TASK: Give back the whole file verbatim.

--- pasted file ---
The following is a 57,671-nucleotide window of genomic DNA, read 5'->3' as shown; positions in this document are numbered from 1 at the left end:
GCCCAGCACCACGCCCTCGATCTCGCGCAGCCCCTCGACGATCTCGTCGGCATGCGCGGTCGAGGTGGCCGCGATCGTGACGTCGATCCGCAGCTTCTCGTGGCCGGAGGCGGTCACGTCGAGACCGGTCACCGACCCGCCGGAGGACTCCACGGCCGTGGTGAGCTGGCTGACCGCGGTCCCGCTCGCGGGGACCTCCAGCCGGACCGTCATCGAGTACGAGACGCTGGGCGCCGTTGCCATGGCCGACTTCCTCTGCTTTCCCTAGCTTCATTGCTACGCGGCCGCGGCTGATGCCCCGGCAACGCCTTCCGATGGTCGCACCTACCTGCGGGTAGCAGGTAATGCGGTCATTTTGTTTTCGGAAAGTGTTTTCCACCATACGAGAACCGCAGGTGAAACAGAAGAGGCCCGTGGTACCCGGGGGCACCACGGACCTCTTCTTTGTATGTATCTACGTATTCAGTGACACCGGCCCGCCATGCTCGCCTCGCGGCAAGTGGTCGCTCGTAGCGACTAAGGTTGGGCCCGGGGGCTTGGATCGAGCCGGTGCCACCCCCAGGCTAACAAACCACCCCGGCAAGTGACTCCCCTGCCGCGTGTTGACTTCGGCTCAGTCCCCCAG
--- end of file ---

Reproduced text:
The following is a 57,671-nucleotide window of genomic DNA, read 5'->3' as shown; positions in this document are numbered from 1 at the left end:
GCCCAGCACCACGCCCTCGATCTCGCGCAGCCCCTCGACGATCTCGTCGGCATGCGCGGTCGAGGTGGCCGCGATCGTGACGTCGATCCGCAGCTTCTCGTGGCCGGAGGCGGTCACGTCGAGACCGGTCACCGACCCGCCGGAGGACTCCACGGCCGTGGTGAGCTGGCTGACCGCGGTCCCGCTCGCGGGGACCTCCAGCCGGACCGTCATCGAGTACGAGACGCTGGGCGCCGTTGCCATGGCCGACTTCCTCTGCTTTCCCTAGCTTCATTGCTACGCGGCCGCGGCTGATGCCCCGGCAACGCCTTCCGATGGTCGCACCTACCTGCGGGTAGCAGGTAATGCGGTCATTTTGTTTTCGGAAAGTGTTTTCCACCATACGAGAACCGCAGGTGAAACAGAAGAGGCCCGTGGTACCCGGGGGCACCACGGACCTCTTCTTTGTATGTATCTACGTATTCAGTGACACCGGCCCGCCATGCTCGCCTCGCGGCAAGTGGTCGCTCGTAGCGACTAAGGTTGGGCCCGGGGGCTTGGATCGAGCCGGTGCCACCCCCAGGCTAACAAACCACCCCGGCAAGTGACTCCCCTGCCGCGTGTTGACTTCGGCTCAGTCCCCCAG